OPEC still needs Russia to prop up oil markets, but the arguments for an even closer relationship with the cartel are weakening. The Kremlin’s two-year-long alliance with the 14-member group has been useful up to a point. On the one hand, oil diplomacy has helped to bolster President Vladimir Putin’s growing regional ambitions in the wider Middle East. On the other, Russia’s economy has also benefited from higher prices buffing up Putin’s financial credentials and popularity at home. Russia’s oil minister and Putin loyalist Alexander Novak is an advocate of the OPEC deal. He said this week oil prices would have dropped to levels below the $27/barrel recorded in 2016 without his country’s commitment to the group’s cuts and pledged his ongoing support for cooperation on supply. It’s a view not necessarily shared by everyone in Russia. Rosneft’s chief executive Igor Sechin has previously been a powerful critic of working with the cartel. “Reports this week indicate that the head of Rosneft continues to oppose ceding market share to the US, which may echo the opinion of others in the oil industry,” said Paul Sheldon, S&P Global Platts Analytics’ chief geopolitical adviser. “First, Russia’s budget still depends on oil revenues,… continue reading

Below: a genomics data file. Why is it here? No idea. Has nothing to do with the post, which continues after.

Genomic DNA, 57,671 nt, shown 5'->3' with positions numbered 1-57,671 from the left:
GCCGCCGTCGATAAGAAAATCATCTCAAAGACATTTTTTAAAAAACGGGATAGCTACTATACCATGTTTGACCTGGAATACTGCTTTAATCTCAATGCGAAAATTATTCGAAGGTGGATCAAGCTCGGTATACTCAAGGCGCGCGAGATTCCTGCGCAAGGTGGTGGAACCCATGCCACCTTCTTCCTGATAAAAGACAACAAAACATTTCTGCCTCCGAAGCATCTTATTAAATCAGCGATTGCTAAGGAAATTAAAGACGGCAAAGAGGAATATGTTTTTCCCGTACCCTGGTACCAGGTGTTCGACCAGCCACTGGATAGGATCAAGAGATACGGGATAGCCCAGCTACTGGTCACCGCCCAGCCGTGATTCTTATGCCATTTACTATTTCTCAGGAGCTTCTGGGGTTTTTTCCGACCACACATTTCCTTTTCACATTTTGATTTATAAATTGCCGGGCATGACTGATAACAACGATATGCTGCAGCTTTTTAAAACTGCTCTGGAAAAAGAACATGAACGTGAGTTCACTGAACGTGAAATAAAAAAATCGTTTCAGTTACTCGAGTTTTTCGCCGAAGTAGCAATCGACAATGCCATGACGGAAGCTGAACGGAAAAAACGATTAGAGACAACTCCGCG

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Source: CTRM Center